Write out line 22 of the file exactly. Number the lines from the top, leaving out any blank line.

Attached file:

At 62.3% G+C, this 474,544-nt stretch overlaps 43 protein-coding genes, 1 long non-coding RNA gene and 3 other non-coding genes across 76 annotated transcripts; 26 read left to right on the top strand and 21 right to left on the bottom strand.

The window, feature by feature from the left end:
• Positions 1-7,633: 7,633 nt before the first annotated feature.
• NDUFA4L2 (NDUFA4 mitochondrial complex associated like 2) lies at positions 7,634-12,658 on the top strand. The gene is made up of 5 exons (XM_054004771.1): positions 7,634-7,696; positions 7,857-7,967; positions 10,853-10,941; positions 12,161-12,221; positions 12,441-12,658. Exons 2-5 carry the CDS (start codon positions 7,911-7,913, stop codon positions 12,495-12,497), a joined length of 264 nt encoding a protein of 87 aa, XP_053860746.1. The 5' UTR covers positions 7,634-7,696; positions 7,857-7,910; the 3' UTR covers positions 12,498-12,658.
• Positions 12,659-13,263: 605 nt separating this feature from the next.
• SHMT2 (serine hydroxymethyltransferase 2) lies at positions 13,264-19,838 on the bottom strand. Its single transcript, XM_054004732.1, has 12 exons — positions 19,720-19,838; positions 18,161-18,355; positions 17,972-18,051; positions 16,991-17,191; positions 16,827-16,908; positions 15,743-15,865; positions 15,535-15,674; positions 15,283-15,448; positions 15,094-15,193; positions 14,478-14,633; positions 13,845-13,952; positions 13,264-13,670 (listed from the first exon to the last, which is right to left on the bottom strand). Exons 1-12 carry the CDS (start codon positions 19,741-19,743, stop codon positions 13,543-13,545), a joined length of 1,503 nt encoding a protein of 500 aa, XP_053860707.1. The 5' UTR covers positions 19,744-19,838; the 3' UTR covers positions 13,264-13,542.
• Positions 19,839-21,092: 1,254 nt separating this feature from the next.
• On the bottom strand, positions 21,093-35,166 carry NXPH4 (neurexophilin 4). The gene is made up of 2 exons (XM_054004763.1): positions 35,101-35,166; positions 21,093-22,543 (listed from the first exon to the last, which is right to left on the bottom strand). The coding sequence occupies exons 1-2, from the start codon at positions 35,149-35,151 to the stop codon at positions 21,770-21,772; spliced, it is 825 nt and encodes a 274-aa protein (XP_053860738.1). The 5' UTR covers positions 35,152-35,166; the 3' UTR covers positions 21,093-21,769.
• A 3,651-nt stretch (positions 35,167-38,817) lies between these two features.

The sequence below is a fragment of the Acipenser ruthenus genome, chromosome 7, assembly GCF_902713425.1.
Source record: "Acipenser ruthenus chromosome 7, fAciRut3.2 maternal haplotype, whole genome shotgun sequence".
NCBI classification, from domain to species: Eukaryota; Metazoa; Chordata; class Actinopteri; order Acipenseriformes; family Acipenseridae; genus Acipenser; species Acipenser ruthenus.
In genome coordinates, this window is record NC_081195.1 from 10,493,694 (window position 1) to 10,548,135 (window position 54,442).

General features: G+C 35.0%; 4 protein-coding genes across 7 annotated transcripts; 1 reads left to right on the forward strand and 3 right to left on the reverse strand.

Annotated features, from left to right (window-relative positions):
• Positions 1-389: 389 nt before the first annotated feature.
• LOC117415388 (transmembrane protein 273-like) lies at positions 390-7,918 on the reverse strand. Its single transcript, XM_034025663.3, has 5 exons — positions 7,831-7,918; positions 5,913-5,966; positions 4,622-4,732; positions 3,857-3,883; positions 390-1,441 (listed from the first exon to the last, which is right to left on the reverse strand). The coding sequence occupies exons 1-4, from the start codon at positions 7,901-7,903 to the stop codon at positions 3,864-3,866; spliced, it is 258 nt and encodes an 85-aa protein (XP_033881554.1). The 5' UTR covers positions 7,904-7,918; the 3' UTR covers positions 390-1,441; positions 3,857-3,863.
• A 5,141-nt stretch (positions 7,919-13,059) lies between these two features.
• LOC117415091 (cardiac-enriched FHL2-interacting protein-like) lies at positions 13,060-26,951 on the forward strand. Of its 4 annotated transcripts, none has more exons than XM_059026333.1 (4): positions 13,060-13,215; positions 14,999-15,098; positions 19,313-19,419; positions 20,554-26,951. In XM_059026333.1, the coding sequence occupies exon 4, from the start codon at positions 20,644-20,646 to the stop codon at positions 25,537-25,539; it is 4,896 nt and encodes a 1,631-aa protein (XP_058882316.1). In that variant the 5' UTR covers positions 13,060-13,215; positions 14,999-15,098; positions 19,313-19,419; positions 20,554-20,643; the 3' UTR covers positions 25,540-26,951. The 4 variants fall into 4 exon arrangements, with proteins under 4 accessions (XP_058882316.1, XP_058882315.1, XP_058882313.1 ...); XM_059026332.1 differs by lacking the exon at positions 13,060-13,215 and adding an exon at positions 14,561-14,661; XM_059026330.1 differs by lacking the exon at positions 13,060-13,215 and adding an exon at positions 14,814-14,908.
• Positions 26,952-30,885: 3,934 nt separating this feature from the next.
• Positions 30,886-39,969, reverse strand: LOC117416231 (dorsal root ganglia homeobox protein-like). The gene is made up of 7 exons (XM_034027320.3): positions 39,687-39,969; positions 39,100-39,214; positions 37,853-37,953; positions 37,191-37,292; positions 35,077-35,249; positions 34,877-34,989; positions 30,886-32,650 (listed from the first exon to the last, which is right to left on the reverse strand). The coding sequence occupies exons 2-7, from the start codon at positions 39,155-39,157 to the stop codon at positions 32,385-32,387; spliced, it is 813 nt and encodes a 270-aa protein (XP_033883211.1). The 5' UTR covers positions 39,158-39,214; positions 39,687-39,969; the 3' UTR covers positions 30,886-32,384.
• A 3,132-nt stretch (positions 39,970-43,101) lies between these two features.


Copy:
• A 3,132-nt stretch (positions 39,970-43,101) lies between these two features.